I know several people like him.  A friend of mine is a songwriter and performer, one of the most successful songwriters ever in the U.S.  He started off middle class, worked his way to the top by performing in bars, and now he’s made a fortune.  Whenever we get together, we talk about how much we have in common — both of us from middle-class roots, both of us obsessed by our work, both of us amazed by how far we’ve gotten.  But neither of us will ever feel entirely secure. We’re both terrified we could lose it all overnight.  And so we keep striving and obsessing over our work.

Anxiety, I’m convinced, is a large part of success.  The strange thing is, I’m not an anxious person in every other aspect of my life.  I fall asleep on plane flights and in dentists’ chairs.  I happily travel to bizarre places.  I accept most of life’s frustrations with a resigned sigh.  But when it comes to my writing career, I can be as high-strung as a racehorse.

I once read an article written by a literary agent who represents some of the biggest names in publishing, and she said that her most successful clients all seem to have one thing in common: they’re insecure.  They don’t quite believe they’ve really made it.  They believe their bestselling status could vanish overnight.  In some ways, they’re probably right; success in publishing is frighteningly ephemeral.  But a lot of their fear is unfounded.  Even though they’ve made fortunes and they’re household names, they focus on their careers with the anxiety of the hungry new author.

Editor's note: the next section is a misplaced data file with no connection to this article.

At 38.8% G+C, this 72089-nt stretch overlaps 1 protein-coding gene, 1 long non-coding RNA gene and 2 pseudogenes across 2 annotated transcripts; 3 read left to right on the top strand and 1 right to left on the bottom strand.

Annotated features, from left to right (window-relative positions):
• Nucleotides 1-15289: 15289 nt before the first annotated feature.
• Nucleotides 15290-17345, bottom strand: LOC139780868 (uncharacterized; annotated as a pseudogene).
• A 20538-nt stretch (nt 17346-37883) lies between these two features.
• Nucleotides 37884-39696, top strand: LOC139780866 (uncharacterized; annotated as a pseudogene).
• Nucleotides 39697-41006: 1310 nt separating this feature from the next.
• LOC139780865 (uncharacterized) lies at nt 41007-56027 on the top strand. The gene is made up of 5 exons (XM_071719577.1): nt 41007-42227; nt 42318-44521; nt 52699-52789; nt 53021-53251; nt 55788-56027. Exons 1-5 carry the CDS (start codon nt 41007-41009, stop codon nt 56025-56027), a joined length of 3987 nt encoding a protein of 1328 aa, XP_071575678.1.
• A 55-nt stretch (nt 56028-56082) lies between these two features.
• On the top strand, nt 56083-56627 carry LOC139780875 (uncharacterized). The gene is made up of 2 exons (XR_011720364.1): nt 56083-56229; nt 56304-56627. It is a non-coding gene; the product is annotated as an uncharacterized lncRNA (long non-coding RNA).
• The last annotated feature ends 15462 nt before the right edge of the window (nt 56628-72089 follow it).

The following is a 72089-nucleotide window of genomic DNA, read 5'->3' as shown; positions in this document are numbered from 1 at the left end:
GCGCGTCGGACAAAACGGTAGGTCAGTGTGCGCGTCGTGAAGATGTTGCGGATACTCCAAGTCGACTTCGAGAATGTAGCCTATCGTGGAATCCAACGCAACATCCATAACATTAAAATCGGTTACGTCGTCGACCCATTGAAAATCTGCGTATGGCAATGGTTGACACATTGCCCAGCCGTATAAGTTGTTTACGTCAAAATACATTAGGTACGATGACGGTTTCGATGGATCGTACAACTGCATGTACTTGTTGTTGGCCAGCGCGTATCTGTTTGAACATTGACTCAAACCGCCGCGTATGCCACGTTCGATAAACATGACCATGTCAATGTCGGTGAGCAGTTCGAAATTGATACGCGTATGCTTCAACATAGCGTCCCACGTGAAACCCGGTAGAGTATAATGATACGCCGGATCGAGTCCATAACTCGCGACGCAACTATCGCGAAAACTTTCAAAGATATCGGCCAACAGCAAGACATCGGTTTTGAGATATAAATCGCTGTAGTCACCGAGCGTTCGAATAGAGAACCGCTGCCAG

And that may be exactly what made them successes in the first place — that neurotic need for security and for acceptance. 

It won’t matter how successful everyone else thinks I may be. I’ll always be trying to write a better book, and achieve better sales.  It’s a form of insanity, perhaps, but an insanity that other writers seem to suffer from.